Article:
Porsche 911 review - performance and 0-60 time
911s are properly quick these days: four seconds to 62mph for the regular Carrera. Keep an eye on that licence, and keep away from the sports exhaust option
Just like the range structure, establishing performance figures for the 911 is a complicated process, with variables in the chosen transmission and an optional Sports Chrono Plus varying the times. As a general rule, Sport Chrono reduces the acceleration time by 0.2sec, the other being a 0.2sec penalty for both the convertible and Targa models.
At its most basic, the base Carrera and Carrera 4 as fitted with their sole PDK transmissions reach 62mph in 4.2sec. The Carrera T is actually the slowest of all 911s to 62mph, taking 4.5sec when fitted with the six-speed manual; this drops to 4.0sec with the PDK. Top speed is 182mph for the base car, and 181mph for the 4 and T.
The Carrera S drops this to 3.7sec, (3.5 with Sport Chrono), and it rises to 4.2sec with the manual. All have a top speed of 191mph. The 4S sheds a tenth from the sprint but goes 1mph slower, while the weightier, less aerodynamic convertibles are all two-tenths slower to 62mph but only 1-2mph down at the top end.
The GTS (Sport Chrono is standard) drops this down to 3.4sec, dropping to 3.3sec when fitted with all-wheel drive. Top speed is 193mph for the standard GTS, with the 4 GTS 1mph slower. The limited-run Dakar model is worth mentioning as it shares the GTS’s powertrain, but despite the off-road additions fares no worse with a 3.4sec acceleration time. Top speed is limited to 149mph. Sport Classic models do the deed in 4.1sec, a time largely constrained by the six-speed manual. Its top speed is a much more serious 196mph.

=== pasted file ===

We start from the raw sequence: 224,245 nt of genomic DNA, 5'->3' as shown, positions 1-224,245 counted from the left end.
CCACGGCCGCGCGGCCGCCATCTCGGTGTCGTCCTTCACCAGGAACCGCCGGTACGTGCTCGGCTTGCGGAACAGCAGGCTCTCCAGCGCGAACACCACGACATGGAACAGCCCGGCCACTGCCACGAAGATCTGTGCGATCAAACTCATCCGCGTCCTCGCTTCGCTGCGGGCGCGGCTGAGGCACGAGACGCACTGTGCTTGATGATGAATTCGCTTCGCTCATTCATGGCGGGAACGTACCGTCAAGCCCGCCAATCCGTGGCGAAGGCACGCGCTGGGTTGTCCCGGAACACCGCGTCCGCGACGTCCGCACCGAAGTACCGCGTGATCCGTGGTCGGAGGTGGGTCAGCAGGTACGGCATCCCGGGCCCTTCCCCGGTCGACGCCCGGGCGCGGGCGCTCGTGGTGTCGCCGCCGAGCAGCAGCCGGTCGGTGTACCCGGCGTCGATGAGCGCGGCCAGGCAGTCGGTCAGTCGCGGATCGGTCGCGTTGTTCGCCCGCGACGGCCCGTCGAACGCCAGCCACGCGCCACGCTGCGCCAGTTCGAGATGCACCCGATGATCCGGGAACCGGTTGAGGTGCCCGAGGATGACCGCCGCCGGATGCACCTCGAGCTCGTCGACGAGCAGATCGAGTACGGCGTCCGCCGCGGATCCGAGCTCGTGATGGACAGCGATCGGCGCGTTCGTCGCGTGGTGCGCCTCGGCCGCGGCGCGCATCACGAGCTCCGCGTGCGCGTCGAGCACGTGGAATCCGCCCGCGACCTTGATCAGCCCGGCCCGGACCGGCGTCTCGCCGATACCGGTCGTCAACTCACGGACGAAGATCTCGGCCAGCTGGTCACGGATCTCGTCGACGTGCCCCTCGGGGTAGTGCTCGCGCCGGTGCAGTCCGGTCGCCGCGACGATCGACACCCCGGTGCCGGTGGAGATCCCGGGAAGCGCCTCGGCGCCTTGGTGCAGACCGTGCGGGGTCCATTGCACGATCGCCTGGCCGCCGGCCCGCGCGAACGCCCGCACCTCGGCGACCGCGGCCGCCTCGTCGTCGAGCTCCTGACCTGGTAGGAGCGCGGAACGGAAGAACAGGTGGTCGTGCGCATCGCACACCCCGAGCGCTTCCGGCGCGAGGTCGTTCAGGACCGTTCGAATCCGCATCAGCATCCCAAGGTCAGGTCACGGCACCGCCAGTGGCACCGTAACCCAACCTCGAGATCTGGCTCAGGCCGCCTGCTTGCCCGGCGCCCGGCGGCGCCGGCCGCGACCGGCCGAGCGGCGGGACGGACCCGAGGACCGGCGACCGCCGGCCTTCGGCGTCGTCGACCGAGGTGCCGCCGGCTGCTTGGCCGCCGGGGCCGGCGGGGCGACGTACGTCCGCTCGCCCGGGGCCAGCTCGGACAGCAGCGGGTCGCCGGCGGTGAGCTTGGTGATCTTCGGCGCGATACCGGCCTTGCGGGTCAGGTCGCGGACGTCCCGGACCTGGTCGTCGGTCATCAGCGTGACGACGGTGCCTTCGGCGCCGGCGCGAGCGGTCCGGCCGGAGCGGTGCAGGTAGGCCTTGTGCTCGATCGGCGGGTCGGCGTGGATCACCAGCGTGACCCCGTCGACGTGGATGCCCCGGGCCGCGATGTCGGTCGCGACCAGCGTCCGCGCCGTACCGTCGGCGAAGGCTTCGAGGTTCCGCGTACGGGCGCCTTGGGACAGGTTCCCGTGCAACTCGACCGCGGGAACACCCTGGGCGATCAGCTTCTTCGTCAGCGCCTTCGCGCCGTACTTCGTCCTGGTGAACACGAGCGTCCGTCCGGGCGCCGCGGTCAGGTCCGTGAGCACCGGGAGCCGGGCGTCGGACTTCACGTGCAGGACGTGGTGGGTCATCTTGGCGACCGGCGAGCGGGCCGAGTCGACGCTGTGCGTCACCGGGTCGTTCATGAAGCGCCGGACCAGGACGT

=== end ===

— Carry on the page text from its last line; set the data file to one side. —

If these times seem quick enough to worry the full-fat Turbo models, they don’t, as the Turbo hits 62mph in 2.8sec, and the Turbo S 0.1sec quicker still at 2.7sec. Top speeds are 199mph and 205mph respectively.
So the new 911 is very quick, and feels it on the road, too. Truth be told, even the regular Carrera is so quick these days that it’s difficult to imagine wanting any more performance from a road car. The PDK shifts so quickly and seamlessly that going fast is little more than the process of pushing the right-hand pedal down as hard and as long as you dare.
With long gearing you might be inclined to take control of the gears yourself, though, just to enjoy some kind of interaction with the drivetrain, and these turbocharged 911s are so potent in the mid-range that you don’t miss too much by not venturing higher up the rev counter. There are some familiar flat-six sounds if you do, though, and so quiet is the engine at lower revs it’s worth exploiting now and then just to remind you what you’re driving.
We’re not so keen on Porsche’s sports exhaust this time around, however. Perhaps it’s the acoustics of a powertrain that now includes petrol particulate filters, but there’s a loud resonance from the system through the mid-range that skips sporty and goes straight to unpleasant.